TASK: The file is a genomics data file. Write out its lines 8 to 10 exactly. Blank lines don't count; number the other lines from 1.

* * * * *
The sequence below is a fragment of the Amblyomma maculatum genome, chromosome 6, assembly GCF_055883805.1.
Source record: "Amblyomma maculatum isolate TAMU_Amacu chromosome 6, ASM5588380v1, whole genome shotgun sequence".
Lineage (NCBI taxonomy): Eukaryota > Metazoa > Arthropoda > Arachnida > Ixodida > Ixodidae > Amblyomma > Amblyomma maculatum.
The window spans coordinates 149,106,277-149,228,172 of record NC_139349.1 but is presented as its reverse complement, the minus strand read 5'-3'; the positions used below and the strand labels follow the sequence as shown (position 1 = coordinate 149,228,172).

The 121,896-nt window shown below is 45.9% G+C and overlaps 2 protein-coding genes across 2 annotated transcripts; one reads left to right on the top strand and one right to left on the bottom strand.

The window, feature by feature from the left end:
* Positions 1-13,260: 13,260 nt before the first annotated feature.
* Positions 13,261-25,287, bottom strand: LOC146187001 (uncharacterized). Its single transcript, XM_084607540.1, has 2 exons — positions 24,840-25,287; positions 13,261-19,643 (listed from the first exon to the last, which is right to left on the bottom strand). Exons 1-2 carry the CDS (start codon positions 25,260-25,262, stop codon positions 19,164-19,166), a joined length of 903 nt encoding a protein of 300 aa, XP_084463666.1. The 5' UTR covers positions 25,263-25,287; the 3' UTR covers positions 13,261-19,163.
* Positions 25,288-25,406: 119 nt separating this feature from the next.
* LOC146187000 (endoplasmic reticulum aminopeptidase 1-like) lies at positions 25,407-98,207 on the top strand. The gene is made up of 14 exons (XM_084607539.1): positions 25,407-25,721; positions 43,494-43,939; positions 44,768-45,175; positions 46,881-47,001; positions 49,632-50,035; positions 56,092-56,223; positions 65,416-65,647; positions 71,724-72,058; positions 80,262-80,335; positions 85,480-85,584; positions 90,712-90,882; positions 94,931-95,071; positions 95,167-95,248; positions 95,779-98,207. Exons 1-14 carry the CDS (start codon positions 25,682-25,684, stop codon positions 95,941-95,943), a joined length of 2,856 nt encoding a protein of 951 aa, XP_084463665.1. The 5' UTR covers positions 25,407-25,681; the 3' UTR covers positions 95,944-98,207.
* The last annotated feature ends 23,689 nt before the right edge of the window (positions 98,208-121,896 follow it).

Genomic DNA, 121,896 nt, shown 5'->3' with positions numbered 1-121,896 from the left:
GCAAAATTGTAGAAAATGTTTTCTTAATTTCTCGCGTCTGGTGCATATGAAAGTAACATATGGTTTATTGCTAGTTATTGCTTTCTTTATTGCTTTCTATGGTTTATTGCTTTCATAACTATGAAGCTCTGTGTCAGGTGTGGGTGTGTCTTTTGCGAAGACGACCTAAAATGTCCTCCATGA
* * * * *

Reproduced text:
* Positions 13,261-25,287, bottom strand: LOC146187001 (uncharacterized). Its single transcript, XM_084607540.1, has 2 exons — positions 24,840-25,287; positions 13,261-19,643 (listed from the first exon to the last, which is right to left on the bottom strand). Exons 1-2 carry the CDS (start codon positions 25,260-25,262, stop codon positions 19,164-19,166), a joined length of 903 nt encoding a protein of 300 aa, XP_084463666.1. The 5' UTR covers positions 25,263-25,287; the 3' UTR covers positions 13,261-19,163.
* Positions 25,288-25,406: 119 nt separating this feature from the next.
* LOC146187000 (endoplasmic reticulum aminopeptidase 1-like) lies at positions 25,407-98,207 on the top strand. The gene is made up of 14 exons (XM_084607539.1): positions 25,407-25,721; positions 43,494-43,939; positions 44,768-45,175; positions 46,881-47,001; positions 49,632-50,035; positions 56,092-56,223; positions 65,416-65,647; positions 71,724-72,058; positions 80,262-80,335; positions 85,480-85,584; positions 90,712-90,882; positions 94,931-95,071; positions 95,167-95,248; positions 95,779-98,207. Exons 1-14 carry the CDS (start codon positions 25,682-25,684, stop codon positions 95,941-95,943), a joined length of 2,856 nt encoding a protein of 951 aa, XP_084463665.1. The 5' UTR covers positions 25,407-25,681; the 3' UTR covers positions 95,944-98,207.